# of people declining as we grow richer
we want GDP per person to grow
Energy per unit of GDP
(energy efficiency of the economy)
 Carbon intensity
17
While the global economy grew since 1980, the world also became more
energy efficient. This gain in efficiency is illustrated by a significant decline
in “energy intensity” – a measure that reflects global energy demand
divided by global GDP. For perspective, in 1980, it took over 2.5 barrels of
oil equivalent (BOE) energy to generate $1000 of economic output. Over
the past 25 years, gains in efficiency helped lower energy intensity by
about 1.0 percent per year. From 2005 to 2030, the rate of
improvement is likely to increase to about 1.6 percent per year on
average reflecting advances in development and deployment of new
technologies. As a result, energy intensity in 2030 will be almost 50
percent below the level of 1980.
What are all of the technologies to be
developed and deployed, independent of
climate policies?
IPCC 2007
19
Sheehan (2007)
The Kaya identity:
Energy intensity
(IPCC AR4 SPM)
The Kaya identity:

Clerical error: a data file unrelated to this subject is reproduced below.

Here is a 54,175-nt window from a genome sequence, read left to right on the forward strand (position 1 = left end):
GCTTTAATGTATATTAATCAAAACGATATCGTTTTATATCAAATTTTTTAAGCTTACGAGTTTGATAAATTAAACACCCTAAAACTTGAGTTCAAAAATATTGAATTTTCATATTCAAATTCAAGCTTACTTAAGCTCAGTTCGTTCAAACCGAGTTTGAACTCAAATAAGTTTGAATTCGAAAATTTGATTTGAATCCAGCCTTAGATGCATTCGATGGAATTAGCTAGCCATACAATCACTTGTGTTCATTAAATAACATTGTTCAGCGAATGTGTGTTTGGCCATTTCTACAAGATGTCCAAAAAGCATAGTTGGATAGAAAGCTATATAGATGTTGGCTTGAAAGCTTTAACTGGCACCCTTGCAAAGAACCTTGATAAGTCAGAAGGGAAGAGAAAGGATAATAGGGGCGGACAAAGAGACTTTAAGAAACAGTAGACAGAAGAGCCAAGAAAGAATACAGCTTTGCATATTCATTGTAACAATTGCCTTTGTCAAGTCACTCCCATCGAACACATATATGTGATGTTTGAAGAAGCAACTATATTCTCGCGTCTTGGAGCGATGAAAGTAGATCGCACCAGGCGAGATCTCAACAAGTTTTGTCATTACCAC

Energy intensity
(IPCC AR4 SPM)
Actual emissions growth rate 2000-2006 =
3.3% per year (Raupach et al. 2007)
Frozen Technology Baseline
57.5 Billion tonnes carbon dioxide @ 3.0%
38.5 Billion tonnes carbon dioxide @ 1.2%
2007
Assumptions of The Effects of Technological Change on
Future Emissions in the SRES Scenarios and IPCC AR4
7000
6000
GtC
5000
4000
3000
2000
1000
0
A1B
A1FI
A1T
A2
B1
Scenario
B2
n=6
n=35
AR4
The Kaya identity:
Energy intensity
CO2 emissions =
people

GDP
person

energy  CO2
GDP
energy
Just four factors govern the outcome:
 Population
 Economic prosperity
 Energy intensity
# of people declining as we grow richer
we want GDP per person to grow
Happening in developed world
(but not in developing – where the real growth is!)
 Carbon intensity
The Kaya identity:
Carbon intensity
CO2 emissions =
people

GDP
person

energy  CO2
GDP
energy
Just four factors govern the outcome:
 Population
 Economic prosperity
 Energy intensity
# of people declining as we grow richer